And the Monocle staff live that way, too. One spring day in London, three of Brûlé’s deputies are at lunch at Dean Street Townhouse, the trendiest restaurant in the city right now, sipping glasses of white wine and comparing their Brazilian tans—they’ve all just gotten back.
“We always sit down for dinner together at the office,” says editor Andrew Tuck. “It’s just a choice of how to live.”
“I guess what unifies things for me is a passion for quality,” Brûlé says. “And that has to strike both high and low. I’m on a campaign against cheap veneers and varnishes. We like to stand back and kick the tires a bit, not just celebrate whatever it is, whether it’s premium travel or the redevelopment of a city block. It all has to function.”
Because as much as Brûlé likes design, what he really likes are things that work spectacularly well: He likes high-speed rail travel, and he likes the first-class cabins on Singapore Airlines. He likes Asian newsstands. He doesn’t love New York as much as he might if we had some high-speed rail travel of our own, particularly to the airport, and also if our street lamps weren’t so god-awful.
In many ways, Brûlé, 42, has become the gold standard of what is currently considered modern “good taste,” a Martha Stewart for the global elite (like Stewart, he inspires acolytes and parodists). Just look at what Wallpaper unleashed. If he thinks there’s a future in fragrant print, elegant TV, and soothing 24-hour radio talk shows, well, maybe there is.
Brûlé is Canadian, which could explain the penchant for practicality. (The accents are not, by the way, an affectation, as has been widely assumed; they have been in his family for generations.) His father was a football player, his mother is a painter, and all he ever wanted to do was to be like his Canadian idol: Peter Jennings. “I wanted to read the evening news,” he says. And my God, does he have the voice for it: deep, modulated, reassuring.
After school he went to London to work for the BBC. He wound up bureau chief for Fox News but woke up one morning and said to himself, “I’m going to burn in hell if I continue to do this job.”
He didn’t really consider himself a writer, but he went freelance and made a splash with an article about decadent teenagers driving their Ferraris to the beach in Beirut.
In 1994, he was sent on assignment to Afghanistan for Focus, a German news magazine. Back then, Afghanistan was a different kind of rough, but it was rough all the same: The Russians had pulled out, the Taliban was not yet in power, and the country was ruled by seven warring mujaheddin factions.
While Brûlé was traveling with a translator and a photographer in Kabul, his car was ambushed. One of the 39 bullets that were fired lodged in his shoulder, another severed a nerve in his left arm, a third skimmed his chest. “I got to the hospital and the doctor said, ‘Had you exhaled instead of inhaled at that moment, it would have hit your heart.’ ”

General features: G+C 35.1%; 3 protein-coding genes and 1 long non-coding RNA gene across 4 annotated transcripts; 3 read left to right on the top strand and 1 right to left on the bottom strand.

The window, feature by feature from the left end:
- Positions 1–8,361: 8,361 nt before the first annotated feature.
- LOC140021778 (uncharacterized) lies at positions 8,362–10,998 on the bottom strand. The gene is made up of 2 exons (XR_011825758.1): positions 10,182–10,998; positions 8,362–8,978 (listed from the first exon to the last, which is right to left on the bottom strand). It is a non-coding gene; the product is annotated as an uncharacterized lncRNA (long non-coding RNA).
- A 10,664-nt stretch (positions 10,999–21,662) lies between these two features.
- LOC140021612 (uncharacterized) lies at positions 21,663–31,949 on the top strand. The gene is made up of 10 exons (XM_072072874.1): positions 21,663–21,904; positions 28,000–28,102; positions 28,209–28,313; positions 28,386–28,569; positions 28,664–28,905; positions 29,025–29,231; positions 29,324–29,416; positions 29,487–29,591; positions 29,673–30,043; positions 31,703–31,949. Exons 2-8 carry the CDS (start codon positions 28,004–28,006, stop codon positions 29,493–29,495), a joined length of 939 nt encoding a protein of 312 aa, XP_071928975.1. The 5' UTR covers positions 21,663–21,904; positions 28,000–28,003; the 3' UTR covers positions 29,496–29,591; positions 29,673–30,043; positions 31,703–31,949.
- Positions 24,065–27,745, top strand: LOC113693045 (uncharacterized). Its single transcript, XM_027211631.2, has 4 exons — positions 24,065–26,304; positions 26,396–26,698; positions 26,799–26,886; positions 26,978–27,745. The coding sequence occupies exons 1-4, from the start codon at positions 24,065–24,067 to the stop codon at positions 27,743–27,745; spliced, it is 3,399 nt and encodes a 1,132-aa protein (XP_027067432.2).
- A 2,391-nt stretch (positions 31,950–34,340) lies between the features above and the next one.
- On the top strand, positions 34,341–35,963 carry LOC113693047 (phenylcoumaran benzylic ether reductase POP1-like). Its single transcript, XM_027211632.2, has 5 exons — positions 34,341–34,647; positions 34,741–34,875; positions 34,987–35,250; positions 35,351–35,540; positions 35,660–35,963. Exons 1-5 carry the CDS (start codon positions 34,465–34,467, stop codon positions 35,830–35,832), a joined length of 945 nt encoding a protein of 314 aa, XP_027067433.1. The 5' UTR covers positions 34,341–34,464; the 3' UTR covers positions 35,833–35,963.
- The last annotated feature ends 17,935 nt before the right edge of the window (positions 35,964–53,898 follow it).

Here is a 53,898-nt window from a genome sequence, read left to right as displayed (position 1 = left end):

He went back to London to recuperate, a period spent perusing lots of home-design and cooking magazines. But they were all hopelessly mundane. He started to dream about a new magazine. “It was a reaction to wanting to live every moment,” he says, “to be a little hedonistic.” He took out a small-business loan and launched Wallpaper in 1996. It quickly got bought up by Time Inc. At that point Brûlé disengaged a bit; the corporate life was not his style. There was a dispute about expenses—some say it was over a receipt for a London cab, others say it was over the receipt for a private jet, but at any rate, it wasn’t working out.
A noncompete clause in his contract meant he couldn’t publish another magazine for two and a half years, so he focused his attention on a branding and advertising agency he’d started called Winkreative, which he still runs and which has counted among its clients companies like Toto, the high-end Japanese toilet manufacturer.
Brûlé also lived out his noncompete by going back to a series of binders he’d filled, over the past twenty years, with his favorite clippings from all sorts of magazines: a column by the Village Voice’s Michael Musto here, a shoot from German Vogue there. One day, toward the end of his noncompete, a Spanish branding client asked him why he had so many empty desks, and he explained that he was planning to launch a magazine when he was again able. The client, the matriarch of a wealthy family, offered to invest, but only if the other investors were in similar situations. And so Brûlé assembled a group of five family foundations, each from a different country, to finance the project—in combination with the income generated by Monocle shops selling the harder-to-find items from the pages of the magazine (ecofriendly Lebanese stationery, a perfect Korean tote bag, a limited-edition Finnish milking stool). In addition to the store here, there are outposts in London, Los Angeles, Tokyo, and Hong Kong (“in Bo Fung Mansion! How great is that?”), and they also sell such things as Monocle-branded bags from Porter. Eventually, he’d like to have shops all over the world, with foreign bureaus in the back.